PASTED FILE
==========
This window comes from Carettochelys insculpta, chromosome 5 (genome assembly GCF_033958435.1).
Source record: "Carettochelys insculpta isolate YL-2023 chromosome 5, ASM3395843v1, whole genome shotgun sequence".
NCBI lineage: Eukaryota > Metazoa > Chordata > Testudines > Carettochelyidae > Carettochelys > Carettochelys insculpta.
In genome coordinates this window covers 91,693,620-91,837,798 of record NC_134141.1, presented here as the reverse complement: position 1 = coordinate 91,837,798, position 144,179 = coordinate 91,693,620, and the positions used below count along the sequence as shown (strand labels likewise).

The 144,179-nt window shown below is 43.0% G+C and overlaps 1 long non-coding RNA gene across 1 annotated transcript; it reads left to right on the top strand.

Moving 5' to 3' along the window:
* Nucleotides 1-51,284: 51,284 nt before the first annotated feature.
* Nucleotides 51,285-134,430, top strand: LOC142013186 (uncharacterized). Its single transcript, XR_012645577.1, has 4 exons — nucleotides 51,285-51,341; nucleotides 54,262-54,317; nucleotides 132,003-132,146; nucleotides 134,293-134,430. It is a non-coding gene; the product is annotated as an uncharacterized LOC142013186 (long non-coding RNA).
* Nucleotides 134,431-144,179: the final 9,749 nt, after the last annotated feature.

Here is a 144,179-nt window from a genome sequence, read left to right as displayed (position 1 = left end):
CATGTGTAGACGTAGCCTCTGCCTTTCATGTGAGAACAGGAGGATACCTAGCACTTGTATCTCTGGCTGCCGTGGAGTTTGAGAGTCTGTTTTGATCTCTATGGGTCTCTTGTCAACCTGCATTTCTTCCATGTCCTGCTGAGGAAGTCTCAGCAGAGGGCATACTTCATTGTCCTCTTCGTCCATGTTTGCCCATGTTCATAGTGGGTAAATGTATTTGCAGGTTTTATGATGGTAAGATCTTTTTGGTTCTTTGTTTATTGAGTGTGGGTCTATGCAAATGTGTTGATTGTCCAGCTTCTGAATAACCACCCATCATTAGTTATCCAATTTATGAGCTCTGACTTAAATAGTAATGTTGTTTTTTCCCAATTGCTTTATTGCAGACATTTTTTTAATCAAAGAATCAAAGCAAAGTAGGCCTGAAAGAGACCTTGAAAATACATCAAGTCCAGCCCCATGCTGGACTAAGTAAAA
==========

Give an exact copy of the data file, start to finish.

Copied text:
This window comes from Carettochelys insculpta, chromosome 5 (genome assembly GCF_033958435.1).
Source record: "Carettochelys insculpta isolate YL-2023 chromosome 5, ASM3395843v1, whole genome shotgun sequence".
NCBI lineage: Eukaryota > Metazoa > Chordata > Testudines > Carettochelyidae > Carettochelys > Carettochelys insculpta.
In genome coordinates this window covers 91,693,620-91,837,798 of record NC_134141.1, presented here as the reverse complement: position 1 = coordinate 91,837,798, position 144,179 = coordinate 91,693,620, and the positions used below count along the sequence as shown (strand labels likewise).

The 144,179-nt window shown below is 43.0% G+C and overlaps 1 long non-coding RNA gene across 1 annotated transcript; it reads left to right on the top strand.

Moving 5' to 3' along the window:
* Nucleotides 1-51,284: 51,284 nt before the first annotated feature.
* Nucleotides 51,285-134,430, top strand: LOC142013186 (uncharacterized). Its single transcript, XR_012645577.1, has 4 exons — nucleotides 51,285-51,341; nucleotides 54,262-54,317; nucleotides 132,003-132,146; nucleotides 134,293-134,430. It is a non-coding gene; the product is annotated as an uncharacterized LOC142013186 (long non-coding RNA).
* Nucleotides 134,431-144,179: the final 9,749 nt, after the last annotated feature.

Here is a 144,179-nt window from a genome sequence, read left to right as displayed (position 1 = left end):
CATGTGTAGACGTAGCCTCTGCCTTTCATGTGAGAACAGGAGGATACCTAGCACTTGTATCTCTGGCTGCCGTGGAGTTTGAGAGTCTGTTTTGATCTCTATGGGTCTCTTGTCAACCTGCATTTCTTCCATGTCCTGCTGAGGAAGTCTCAGCAGAGGGCATACTTCATTGTCCTCTTCGTCCATGTTTGCCCATGTTCATAGTGGGTAAATGTATTTGCAGGTTTTATGATGGTAAGATCTTTTTGGTTCTTTGTTTATTGAGTGTGGGTCTATGCAAATGTGTTGATTGTCCAGCTTCTGAATAACCACCCATCATTAGTTATCCAATTTATGAGCTCTGACTTAAATAGTAATGTTGTTTTTTCCCAATTGCTTTATTGCAGACATTTTTTTAATCAAAGAATCAAAGCAAAGTAGGCCTGAAAGAGACCTTGAAAATACATCAAGTCCAGCCCCATGCTGGACTAAGTAAAA